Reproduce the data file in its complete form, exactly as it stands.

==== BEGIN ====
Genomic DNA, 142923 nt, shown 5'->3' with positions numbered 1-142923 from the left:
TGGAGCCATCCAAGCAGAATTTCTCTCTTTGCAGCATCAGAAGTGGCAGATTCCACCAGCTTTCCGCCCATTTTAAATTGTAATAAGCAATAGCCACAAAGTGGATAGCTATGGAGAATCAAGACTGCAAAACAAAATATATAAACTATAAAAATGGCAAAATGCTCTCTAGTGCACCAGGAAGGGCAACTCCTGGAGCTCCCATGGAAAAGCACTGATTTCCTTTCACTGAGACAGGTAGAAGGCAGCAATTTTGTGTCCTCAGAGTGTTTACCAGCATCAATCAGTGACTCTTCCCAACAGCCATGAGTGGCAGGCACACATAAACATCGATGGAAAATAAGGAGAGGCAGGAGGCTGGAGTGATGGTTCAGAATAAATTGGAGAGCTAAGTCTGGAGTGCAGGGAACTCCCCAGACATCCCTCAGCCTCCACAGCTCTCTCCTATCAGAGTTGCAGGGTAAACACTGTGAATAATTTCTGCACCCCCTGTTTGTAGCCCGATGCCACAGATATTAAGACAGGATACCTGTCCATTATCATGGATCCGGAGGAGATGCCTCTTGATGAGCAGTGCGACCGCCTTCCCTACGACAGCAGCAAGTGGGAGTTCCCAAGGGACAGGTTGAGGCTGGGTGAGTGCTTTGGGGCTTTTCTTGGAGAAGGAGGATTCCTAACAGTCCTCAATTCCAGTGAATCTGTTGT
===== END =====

Genomic DNA, 142923 nt, shown 5'->3' with positions numbered 1-142923 from the left:
TGGAGCCATCCAAGCAGAATTTCTCTCTTTGCAGCATCAGAAGTGGCAGATTCCACCAGCTTTCCGCCCATTTTAAATTGTAATAAGCAATAGCCACAAAGTGGATAGCTATGGAGAATCAAGACTGCAAAACAAAATATATAAACTATAAAAATGGCAAAATGCTCTCTAGTGCACCAGGAAGGGCAACTCCTGGAGCTCCCATGGAAAAGCACTGATTTCCTTTCACTGAGACAGGTAGAAGGCAGCAATTTTGTGTCCTCAGAGTGTTTACCAGCATCAATCAGTGACTCTTCCCAACAGCCATGAGTGGCAGGCACACATAAACATCGATGGAAAATAAGGAGAGGCAGGAGGCTGGAGTGATGGTTCAGAATAAATTGGAGAGCTAAGTCTGGAGTGCAGGGAACTCCCCAGACATCCCTCAGCCTCCACAGCTCTCTCCTATCAGAGTTGCAGGGTAAACACTGTGAATAATTTCTGCACCCCCTGTTTGTAGCCCGATGCCACAGATATTAAGACAGGATACCTGTCCATTATCATGGATCCGGAGGAGATGCCTCTTGATGAGCAGTGCGACCGCCTTCCCTACGACAGCAGCAAGTGGGAGTTCCCAAGGGACAGGTTGAGGCTGGGTGAGTGCTTTGGGGCTTTTCTTGGAGAAGGAGGATTCCTAACAGTCCTCAATTCCAGTGAATCTGTTGT